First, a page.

5 Steps to Take Right After a Data Breach

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Data breaches are not fun, far from it. Yet we keep hearing of them. If you were to listen to the news, you’d hear that data breaches broke records in 2021. The Identity Theft Resource Center (ITRC) reports that, by the 30th of September 2021, hackers had already outperformed themselves as compared to the previous year.

1291 data breaches in 9 months. The figure for 2020 was 1108 data breaches for the whole year. A 17% improvement over 2020. Even worse, 2021’s 1862 data breaches beat the previous record of 1506 breaches in a calendar year, a title held by the year 2017.

This is bad news. It might happen to you. One day you may be shocked to hear you’re your data has been stolen, and worse off, it may be through no fault of your own.

Facebook users, last year, were upset to discover that 533 million of them were victims of a data breach that compromised phone numbers and email addresses. LinkedIn suffered a similar theft of user data for 700 million users.

Theft of personal data can be highly damaging as criminals can commit fraud while disguising themselves as you. Or demand a ransom for sensitive private information. Data breaches can beset you with legal, financial, reputational, and psychological problems.

So you hear a service you use has been hacked, or you receive an email from a service you use informing you that data has been exposed; what do you do?

Here are The 5 Steps You Need to Take Immediately to Protect Yourself

1. Find out how bad the Breach is

What do the hackers have? Social security numbers and other personal Identifiable Information can cause quite a lot of harm compared to emails and credit card information. Therefore, you need to contact the affected service or visit the company’s website for more details before you panic.

The extent of the damage will help you decide how to act decisively.

2. The Hacked Company Might Extend a Helping Hand

If they do, accept it. You need all the help you can get, for the company might offer free credit monitoring, something that would help you keep a close eye on your financial data.

A conscientious company would seek to alert its users of what happened and advise them on the way forward. This communication may come in an email or some other form. Either way, make sure it’s the breached company contacting you and not scammers trying to steal even more data.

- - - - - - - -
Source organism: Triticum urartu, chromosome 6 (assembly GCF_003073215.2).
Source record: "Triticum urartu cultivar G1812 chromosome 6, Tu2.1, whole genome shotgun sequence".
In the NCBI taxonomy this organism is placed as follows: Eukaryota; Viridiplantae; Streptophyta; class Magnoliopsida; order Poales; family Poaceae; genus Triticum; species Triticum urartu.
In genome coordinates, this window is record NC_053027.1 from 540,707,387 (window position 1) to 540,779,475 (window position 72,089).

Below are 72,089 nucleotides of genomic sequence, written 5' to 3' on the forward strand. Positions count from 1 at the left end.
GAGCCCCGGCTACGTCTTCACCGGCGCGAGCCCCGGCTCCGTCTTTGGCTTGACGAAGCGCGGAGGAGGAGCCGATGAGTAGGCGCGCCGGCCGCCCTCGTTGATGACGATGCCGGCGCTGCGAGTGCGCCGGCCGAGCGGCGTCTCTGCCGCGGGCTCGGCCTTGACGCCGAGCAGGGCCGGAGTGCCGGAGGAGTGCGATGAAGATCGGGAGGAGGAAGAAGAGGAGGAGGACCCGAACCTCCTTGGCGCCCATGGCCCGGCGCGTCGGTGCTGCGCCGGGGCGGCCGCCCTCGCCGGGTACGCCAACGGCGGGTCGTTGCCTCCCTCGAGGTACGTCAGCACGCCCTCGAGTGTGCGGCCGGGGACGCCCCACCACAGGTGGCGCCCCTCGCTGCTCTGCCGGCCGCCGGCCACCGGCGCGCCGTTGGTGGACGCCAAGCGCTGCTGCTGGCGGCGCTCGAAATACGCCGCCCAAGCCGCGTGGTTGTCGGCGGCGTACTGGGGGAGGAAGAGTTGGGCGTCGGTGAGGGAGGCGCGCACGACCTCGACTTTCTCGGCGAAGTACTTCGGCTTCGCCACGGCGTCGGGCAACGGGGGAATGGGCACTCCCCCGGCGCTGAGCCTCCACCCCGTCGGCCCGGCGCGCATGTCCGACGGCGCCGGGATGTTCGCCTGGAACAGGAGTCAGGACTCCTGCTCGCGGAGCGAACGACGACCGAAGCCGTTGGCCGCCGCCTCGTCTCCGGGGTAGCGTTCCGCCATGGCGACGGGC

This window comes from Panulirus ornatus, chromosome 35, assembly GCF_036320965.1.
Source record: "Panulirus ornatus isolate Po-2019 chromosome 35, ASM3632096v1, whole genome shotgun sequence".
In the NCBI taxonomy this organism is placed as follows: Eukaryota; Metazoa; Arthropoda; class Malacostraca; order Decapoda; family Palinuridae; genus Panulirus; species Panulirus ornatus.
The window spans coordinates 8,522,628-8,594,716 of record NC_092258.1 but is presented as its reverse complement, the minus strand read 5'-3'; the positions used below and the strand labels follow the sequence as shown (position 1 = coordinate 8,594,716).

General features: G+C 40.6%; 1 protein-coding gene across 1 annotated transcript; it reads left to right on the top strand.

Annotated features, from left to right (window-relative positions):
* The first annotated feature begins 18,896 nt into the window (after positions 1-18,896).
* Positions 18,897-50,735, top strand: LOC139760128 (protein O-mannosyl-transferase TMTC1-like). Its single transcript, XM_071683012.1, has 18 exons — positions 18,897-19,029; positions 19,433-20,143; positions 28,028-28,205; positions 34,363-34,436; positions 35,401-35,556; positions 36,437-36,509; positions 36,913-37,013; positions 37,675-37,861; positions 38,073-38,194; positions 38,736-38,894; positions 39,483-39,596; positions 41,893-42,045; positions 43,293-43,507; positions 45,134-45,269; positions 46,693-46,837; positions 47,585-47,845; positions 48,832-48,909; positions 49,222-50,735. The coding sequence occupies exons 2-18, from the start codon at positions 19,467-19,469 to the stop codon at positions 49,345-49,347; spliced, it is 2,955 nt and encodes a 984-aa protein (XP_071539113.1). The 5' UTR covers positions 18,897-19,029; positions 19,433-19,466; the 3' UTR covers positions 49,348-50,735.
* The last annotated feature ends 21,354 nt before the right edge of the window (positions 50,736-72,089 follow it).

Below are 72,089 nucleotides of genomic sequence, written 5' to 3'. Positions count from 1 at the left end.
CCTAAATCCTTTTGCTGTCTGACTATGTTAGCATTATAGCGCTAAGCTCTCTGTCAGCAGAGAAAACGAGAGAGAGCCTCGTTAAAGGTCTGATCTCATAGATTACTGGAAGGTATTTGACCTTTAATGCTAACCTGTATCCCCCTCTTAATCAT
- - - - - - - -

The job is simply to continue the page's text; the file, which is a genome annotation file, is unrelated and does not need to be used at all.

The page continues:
3. What You Can Do Yourself

It’s now time to take action. You’ve discovered the extent of the damage, so you now have an idea of what to do first.

  • If financial data was stolen, then you’ll want first to call up the bank or whatever financial institution so you can cancel your credit/debit cards. Keep track of your financial statement either through DIY credit monitoring, paid for monitoring, or if it was offered, free credit monitoring.

With your information in the wind, you want to know how much money you have and when and where it is used. Always.

  • Your information was stolen online, so you want to secure that front too. Change the breached account’s login and passwords. Look into your other accounts.

Many people reuse passwords, and you can be sure that hackers a trying to use your stolen password on every service they think you might be using. Additional layers of security cannot hurt, such as installing a VPN, though be sure to check which VPN for Windows is safe since not all offer the same level of protection. A VPN provides further encryption and keeps your IP address hidden, protecting you from hackers. Turn on two-factor authentication. Update your OS and antivirus software.

You’re trying to create a fortress.

  • If your Social security numbers SSN) and other Personal Identifiable Information (PII) were stolen, inform the relevant bodies. The FTC advises you to file an identity theft report; filing your taxes early would help prevent tax refund fraud, and; the DMV would like to know if your driving license has been compromised.

The FTC has more to say here on steps you can take to protect yourself from certain kinds of information theft.

4. Always Be Watching, Stay Vigilant

Hackers are criminals. They know the scene is hot, and you, law enforcement, and the company they stole from are on the lookout for any suspicious moves. So they may opt to stay low and bide their time waiting to strike when no one is looking.

You’ve made the right moves in protecting yourself now, but don’t let up. Watch out for red flags, or else you’ll get whacked again when you’re not looking.






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